Anyone who has read my reviews, or discussed this series with me, know I am team Chaol. I wasn't Team Chaol in the fiction press draft, but I am now. Even so, I was frustrated with Chaol at times. And I think Dorian really hit the nail on the head. Celaena shouldn't have to change who she is. He's needs to stop worrying, and let Celaena be who she is. But I forgive him. I understand where he's coming from. And I think book four definitely show more growth from the Captain of the Guard.
I have to say, I really liked Dorian in Heir of Fire. He's grown of a lot since book one. I still am holding out on Chaol and Celaena, but I think I love Dorian--more than ever. He really stepped up his game in this book, and he really showed some backbone. To be honest, I wouldn't mind if he ended up with Celaena.
And what about our leading lady? She's in a foreign country, sent by Chaol and the King on a mission. Celaena, however, has other plans. And as she "befriends" Rowan, and begins to hone her new skills, readers will get more insight into her past. I think it's interesting to see Celaena humbled and struggling. It makes her more human, and I think far more relatable. If there's one thing that that Heir of Fire does right, it's character development. This book is rich with character development--for characters both old and new.
Speaking of new characters, I have to give a shoutout to a very special new character: Manon Blackbeak. She's a witch, and the heir of a very well-to-do clan. It takes a number of pages to see how her story will eventually intertwine with Celaena's, but it will. And I cannot wait to see Celaena and Manon meet. It's going to be epic. These two ladies are absolutely fierce, strong, and independent women. Also: I want a wvyren! Now!
Heir of Fire not a perfect book. In fact, I found the first half Heir of Fire a bit slow and tedious, but Maas ramps up the drama and intrigue at the end. And I think most fans will be satisfied and aching for book four! I know I am after those CRAZY last few chapters!
Thank you, Sarah, for writing such an amazing series. (less)
I don't think this series deserves the hype, but I can't deny that these books are addicting. And they're quick reads, too.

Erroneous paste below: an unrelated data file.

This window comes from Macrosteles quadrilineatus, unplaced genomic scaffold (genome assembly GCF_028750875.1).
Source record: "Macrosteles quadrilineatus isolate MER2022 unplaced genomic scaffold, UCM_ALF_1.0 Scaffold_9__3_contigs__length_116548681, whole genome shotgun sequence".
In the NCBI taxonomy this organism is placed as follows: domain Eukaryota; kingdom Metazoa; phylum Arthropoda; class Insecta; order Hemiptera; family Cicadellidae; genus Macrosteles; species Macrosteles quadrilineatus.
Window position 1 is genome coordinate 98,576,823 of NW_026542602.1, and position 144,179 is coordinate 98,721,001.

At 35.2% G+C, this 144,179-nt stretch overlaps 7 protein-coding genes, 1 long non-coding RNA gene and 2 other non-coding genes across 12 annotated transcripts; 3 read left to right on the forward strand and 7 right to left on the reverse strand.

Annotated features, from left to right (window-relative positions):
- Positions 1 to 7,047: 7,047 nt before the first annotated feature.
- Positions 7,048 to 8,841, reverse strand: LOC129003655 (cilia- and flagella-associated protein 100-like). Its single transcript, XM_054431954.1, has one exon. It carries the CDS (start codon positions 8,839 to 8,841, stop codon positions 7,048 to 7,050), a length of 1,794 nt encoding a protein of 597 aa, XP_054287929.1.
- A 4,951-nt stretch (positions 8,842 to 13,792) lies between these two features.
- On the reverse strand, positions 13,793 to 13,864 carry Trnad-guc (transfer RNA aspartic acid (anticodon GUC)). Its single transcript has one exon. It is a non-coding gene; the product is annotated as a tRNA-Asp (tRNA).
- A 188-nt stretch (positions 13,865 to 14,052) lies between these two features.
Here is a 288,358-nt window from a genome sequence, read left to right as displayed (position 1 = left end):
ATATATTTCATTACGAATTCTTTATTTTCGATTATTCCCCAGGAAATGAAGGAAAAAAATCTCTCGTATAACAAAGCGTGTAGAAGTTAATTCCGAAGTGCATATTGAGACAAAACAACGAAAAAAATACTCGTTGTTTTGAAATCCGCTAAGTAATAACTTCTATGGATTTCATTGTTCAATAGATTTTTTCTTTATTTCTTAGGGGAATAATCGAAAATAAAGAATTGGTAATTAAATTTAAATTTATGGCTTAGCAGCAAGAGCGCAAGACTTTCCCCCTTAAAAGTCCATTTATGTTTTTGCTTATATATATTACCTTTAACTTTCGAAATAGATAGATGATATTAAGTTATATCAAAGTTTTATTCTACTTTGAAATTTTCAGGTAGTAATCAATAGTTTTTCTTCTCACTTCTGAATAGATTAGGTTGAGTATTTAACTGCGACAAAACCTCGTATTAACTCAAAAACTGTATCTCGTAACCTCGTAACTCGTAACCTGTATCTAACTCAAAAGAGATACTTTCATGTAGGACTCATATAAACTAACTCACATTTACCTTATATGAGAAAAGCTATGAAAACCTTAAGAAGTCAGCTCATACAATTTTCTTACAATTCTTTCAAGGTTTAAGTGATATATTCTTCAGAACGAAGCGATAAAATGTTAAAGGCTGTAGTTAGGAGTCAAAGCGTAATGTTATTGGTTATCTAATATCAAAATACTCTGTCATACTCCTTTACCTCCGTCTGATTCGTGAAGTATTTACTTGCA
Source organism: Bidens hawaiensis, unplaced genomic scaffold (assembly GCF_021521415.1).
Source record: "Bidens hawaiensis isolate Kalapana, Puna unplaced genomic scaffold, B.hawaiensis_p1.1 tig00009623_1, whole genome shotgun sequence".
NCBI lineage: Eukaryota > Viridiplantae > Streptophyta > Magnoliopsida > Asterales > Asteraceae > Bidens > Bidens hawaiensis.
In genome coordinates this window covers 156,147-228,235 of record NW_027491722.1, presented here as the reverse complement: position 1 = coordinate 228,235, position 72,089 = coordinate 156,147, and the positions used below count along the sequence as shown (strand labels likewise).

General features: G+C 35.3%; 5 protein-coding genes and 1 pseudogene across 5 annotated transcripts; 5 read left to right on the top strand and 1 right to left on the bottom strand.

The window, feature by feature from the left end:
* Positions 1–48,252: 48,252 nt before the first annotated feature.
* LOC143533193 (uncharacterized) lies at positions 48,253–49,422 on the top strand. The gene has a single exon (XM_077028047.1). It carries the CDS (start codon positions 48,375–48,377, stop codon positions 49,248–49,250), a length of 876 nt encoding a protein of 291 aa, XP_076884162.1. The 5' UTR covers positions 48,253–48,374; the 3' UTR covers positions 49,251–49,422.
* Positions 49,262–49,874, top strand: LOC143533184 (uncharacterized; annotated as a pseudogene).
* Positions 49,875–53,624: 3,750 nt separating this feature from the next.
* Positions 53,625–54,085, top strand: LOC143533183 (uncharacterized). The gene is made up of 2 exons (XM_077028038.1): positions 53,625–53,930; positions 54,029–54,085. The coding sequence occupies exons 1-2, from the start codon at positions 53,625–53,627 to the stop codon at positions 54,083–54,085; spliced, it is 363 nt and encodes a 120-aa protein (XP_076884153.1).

Overall, I feel like America showed a lot of character growth, and I'm pleased with who she ended up with. The ending was rushed, though, and it left so many unanswered questions about the aftermath of the rebels and the selection process. I kept hoping for a more complex and intricate world, and yet Cass continued to focus on the romance. That isn't a bad thing, but it definitely made this book seem shallow (but still enjoyable on a superficial level).
I think that fans of the first two books will love this one, so there's no need to worry. I think that what you want to happen, will happen. Cass throws in a few unexpected twists, but overall, it's a rather predicable series. And while this series has some high points (specifically in this book), I can't say that I loved these books. I enjoyed the books, but they would never be considered a favorite of mine. (less)
I actually enjoyed reading this final installment, but there are things that I had issues with. I can't give this book the 4 stars...moreACTUAL RATING: 3.5
I actually enjoyed reading this final installment, but there are things that I had issues with. I can't give this book the 4 stars that I want to give it. I can't. (view spoiler)[ Because Adam turns into a jerk (hide spoiler)], and because everyone in the book talks about "starting a war" (view spoiler)[ and it ends in a matter of 30 pages, without any sacrifices or character deaths. Yes, Anderson dies, but he doesn't count (hide spoiler)]. The whole book is filled with Juliette learning to harness her abilities, and while I was enjoying the book, NOTHING SEEMED TO HAPPEN.
Things I did love: Kenji (I will always love him), Juliette actually having some backbone and doing something FOR HER, and the writing.["br"]>["br"]>["br"]>["br"]>(less)